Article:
What History Can Tell Us About The Coronavirus And Property Market

As you will already know, the world has suffered an outbreak of the Coronavirus (COVID-19).

Due to the ferocity of the outbreak in China,Europe, Iran and South Korea, it has been recognised as a pandemic by the WorldHealth Organisation (WHO) on 11th March 2020.

What began as a crisis in China, has now gained significant wind travelling across the world which has sent shockwaves to global economies. As of today, the FTSE 100 index of top UK firms has fallen by more than 30% since February 21st 2020.

The UK economy is in a state of uncertainty, and so each and every market is set to enter a period of unknown and that includes the property market.

Global economies have all felt the devastating effects of this outbreak and as time goes on it is growing even more difficult to identify any specific time frame while we work through this difficult period.

On the good side for property investors, the housing market has endured challenges in the past and has time and time again been proven triumphant.

Fortunately, we can use our understanding of the resurgence in the property market and identify what patterns and trends have followed in the midst of crisis in the past.

While it might seem logical to study theFinancial Crisis of 2008, this recession was due to the collapse of the US housing market, and so figures will be far different to that of the UK recession in the early 1990’s. See the figure below illustrating the variability in the UK property market in the lead up, during and post the recession in 2008.

Contrasting these figures with the recession in the early1990’s which began in the third quarter of 1990 and ended in the second quarter of 1992. Figures show that within the second year of the recession between mid-1991 and mid-1992, there was a significant improvement in property returns.

At this time, there was an increase in the rate of income return which caused the falling rental incomes to steady.

This dignifies the direct link to unemployment rates and the property market and so considerations can be made as to how impactful job losses might be as a result of isolation policies which has affected the hospitality and entertainment sectors.

Yesterday, the chancellor, Rishi Sunak announced a major package of measures to assist small and medium sized businesses through the coronavirus crisis. This will offer interest free loans/grants to businesses to make up for any shortcomings faced during this period to prevent insolvencies and redundancies.

When the economy entered its recovery phase in late 1992 and early 1993, there was no sudden change to rental values on the properly market.

This is because the economy was still in a period of “jobless growth” so while GDP was increasing, unemployment rates rose with it. Then in the latter stages of1993, there was a major upturn in performance which led to the all property equivalent yield to fall by 150 basis points until June 1994.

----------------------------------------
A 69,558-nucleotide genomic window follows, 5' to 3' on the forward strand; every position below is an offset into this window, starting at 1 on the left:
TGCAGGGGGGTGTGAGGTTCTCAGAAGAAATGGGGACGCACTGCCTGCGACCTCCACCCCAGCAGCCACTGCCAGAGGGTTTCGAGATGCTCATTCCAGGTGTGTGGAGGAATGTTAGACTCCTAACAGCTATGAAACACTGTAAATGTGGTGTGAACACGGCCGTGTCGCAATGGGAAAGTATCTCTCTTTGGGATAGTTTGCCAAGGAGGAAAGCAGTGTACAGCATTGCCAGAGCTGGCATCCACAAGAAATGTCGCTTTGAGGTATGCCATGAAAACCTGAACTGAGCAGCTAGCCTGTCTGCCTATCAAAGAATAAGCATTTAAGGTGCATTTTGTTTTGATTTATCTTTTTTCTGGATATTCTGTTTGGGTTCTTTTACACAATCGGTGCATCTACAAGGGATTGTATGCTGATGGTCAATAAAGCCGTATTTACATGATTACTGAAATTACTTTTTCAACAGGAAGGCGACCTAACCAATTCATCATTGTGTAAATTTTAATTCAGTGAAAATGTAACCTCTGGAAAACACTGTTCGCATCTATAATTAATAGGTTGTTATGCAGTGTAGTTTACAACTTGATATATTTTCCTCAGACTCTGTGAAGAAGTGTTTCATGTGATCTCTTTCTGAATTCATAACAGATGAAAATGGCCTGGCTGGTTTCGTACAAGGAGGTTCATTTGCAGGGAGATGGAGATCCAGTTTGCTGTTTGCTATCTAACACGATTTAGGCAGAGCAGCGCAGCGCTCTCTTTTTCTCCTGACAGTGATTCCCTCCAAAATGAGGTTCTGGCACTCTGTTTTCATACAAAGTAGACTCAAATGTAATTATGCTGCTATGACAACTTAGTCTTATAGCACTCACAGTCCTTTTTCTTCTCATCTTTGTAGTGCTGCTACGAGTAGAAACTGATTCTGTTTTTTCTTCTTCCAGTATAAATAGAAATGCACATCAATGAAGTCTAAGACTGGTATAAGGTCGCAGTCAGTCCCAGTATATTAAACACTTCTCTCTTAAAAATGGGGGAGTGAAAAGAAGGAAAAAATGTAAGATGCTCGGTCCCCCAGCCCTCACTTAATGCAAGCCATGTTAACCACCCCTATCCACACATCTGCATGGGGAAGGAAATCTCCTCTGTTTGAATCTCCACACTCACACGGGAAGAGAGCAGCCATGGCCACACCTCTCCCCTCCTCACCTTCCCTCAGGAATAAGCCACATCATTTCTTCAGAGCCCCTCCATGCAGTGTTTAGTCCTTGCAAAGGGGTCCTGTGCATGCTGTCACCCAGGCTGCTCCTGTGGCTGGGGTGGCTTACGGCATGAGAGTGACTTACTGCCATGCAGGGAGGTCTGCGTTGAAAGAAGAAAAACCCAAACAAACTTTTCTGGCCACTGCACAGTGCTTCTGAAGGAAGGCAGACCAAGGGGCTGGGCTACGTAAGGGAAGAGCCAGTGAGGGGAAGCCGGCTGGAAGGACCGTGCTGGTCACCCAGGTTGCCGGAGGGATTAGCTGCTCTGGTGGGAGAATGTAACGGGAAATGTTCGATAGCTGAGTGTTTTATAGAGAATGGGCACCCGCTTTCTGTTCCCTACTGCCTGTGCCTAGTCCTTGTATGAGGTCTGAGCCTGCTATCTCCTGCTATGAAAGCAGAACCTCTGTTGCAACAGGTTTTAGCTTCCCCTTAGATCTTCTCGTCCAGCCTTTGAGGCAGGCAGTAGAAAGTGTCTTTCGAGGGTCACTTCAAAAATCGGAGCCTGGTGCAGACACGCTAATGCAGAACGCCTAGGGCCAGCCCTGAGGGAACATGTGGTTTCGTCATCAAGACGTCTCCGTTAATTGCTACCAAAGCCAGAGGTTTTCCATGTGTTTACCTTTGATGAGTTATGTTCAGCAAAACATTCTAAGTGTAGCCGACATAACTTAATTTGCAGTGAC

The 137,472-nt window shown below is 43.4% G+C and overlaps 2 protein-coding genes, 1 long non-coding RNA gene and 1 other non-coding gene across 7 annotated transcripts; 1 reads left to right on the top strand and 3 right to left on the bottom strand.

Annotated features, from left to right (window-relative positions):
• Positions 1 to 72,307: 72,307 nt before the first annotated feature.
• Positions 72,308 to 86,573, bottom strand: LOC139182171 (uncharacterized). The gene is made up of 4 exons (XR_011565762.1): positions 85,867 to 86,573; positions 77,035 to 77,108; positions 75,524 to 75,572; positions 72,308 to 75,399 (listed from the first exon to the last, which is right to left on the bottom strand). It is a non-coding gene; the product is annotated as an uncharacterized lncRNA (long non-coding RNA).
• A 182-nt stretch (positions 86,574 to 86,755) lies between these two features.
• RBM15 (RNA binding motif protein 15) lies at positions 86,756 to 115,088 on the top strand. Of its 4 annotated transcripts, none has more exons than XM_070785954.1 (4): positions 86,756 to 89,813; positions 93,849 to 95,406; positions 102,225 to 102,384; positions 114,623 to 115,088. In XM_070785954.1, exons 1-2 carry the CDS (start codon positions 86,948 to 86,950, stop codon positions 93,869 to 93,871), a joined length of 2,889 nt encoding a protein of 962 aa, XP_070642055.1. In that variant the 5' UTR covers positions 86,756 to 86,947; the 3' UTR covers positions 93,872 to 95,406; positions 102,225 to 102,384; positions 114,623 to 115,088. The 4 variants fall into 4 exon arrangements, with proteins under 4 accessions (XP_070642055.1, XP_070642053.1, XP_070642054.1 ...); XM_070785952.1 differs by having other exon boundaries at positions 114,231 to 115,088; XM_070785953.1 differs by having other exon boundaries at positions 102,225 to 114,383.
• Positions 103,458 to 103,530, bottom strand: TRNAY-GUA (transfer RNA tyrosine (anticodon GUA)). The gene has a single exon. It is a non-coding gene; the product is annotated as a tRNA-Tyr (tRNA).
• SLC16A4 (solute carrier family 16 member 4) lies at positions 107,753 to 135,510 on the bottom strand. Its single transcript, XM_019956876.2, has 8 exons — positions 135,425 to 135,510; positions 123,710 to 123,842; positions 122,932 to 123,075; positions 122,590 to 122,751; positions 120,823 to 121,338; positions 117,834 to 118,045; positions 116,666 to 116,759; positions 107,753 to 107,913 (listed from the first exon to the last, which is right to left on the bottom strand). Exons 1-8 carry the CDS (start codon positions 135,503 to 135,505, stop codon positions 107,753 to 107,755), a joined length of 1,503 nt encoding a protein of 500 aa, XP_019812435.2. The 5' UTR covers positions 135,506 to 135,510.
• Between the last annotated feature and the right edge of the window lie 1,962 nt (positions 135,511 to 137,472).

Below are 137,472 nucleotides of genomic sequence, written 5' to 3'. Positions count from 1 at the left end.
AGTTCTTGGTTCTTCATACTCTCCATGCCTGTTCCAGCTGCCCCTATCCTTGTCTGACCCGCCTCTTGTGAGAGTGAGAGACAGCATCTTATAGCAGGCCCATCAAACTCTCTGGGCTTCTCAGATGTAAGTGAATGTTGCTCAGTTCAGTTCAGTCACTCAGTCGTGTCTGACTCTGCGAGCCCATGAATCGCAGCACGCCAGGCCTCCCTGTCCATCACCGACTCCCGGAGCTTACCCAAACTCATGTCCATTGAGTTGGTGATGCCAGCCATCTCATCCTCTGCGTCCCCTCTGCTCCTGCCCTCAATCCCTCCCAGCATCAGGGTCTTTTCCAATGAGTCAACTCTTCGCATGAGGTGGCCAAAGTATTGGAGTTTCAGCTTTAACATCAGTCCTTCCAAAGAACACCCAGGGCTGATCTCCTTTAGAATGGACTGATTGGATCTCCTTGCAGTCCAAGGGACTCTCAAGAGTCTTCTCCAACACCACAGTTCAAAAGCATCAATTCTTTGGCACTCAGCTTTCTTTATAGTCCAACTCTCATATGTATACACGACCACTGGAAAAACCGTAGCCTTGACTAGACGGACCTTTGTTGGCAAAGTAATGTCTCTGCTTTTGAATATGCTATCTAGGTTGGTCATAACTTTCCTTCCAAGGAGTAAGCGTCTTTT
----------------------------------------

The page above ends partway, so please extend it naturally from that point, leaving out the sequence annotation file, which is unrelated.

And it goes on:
What we now know is that the optimal time to have invested in the property market was in late 1992 (or early 1993).

Consider this, the current average income return per property is 3.6% at a 5-year average. The investors who bought in the second quarter of 1993 would have received ungeared total returns of an average 9.3% over the five years to the second quarter of 1998. Even the investors who entered the market prematurely during the second year of recession, favourably gained 5.5-6% ungeared real returns for the next 5 years.

Thus, for you as an investor, history dictates that this temporary crisis could offer up lucrative returns if you were to enter the market while the economy is faced with such disruption.  

Whilst this Coronavirus outbreak does bare similarities to former financial crisis: the causations somewhat differ. As previously mentioned, the Financial Crisis of 2008 was at the fault of US Banking systems, a slight contrast to a worldwide virus epidemic.

This might explain why so far, reports show that coronavirus has had very little impact on confidence in the property market, in fact, there are even regions in the UK where confidence is continuing to rise.

This outbreak has caused the property market to become shrouded with widespread uncertainty, which is why it is useful to draw similarities to the uncertainty surrounding Brexit in recent years.

Throughout this period, most people who were involved in the housing market with long-term views remained undeterred with their investment. This meant that despite some short-term tremors in the market, in the long-term house prices continued to rise.

Even the more reluctant investors and homebuyers quickly developed more confidence to move forwards since December. This has led to the increase in house prices and transactions across the UK.

Thus, when certainty begins to resurface there is an instant injection into the housing market. So, while the changing economy might appear immeasurable at present, the expectation is that its effect on market confidence will be short lived and we'll likely see a spike in property prices as confidence slowly starts to come back.

The government has predicted the coronavirus cases to peak in several week’ time, which in the property market is a considerably short period of time.

Another case which can further solidify this expectation of there being a short-term impact is the swine flu outbreak in the UK from April 2009. Like the coronavirus outbreak, the national economic impact was severe to say the least.

However, house prices still rose by 10.1% betweenMarch 2009 and March 2010. Therefore, following previous economic trends, house prices should remain stable even if there is a sudden reduction in demand.

To summarise; Invest in completed property now while you can get great deals, and wait it out for a couple of months.

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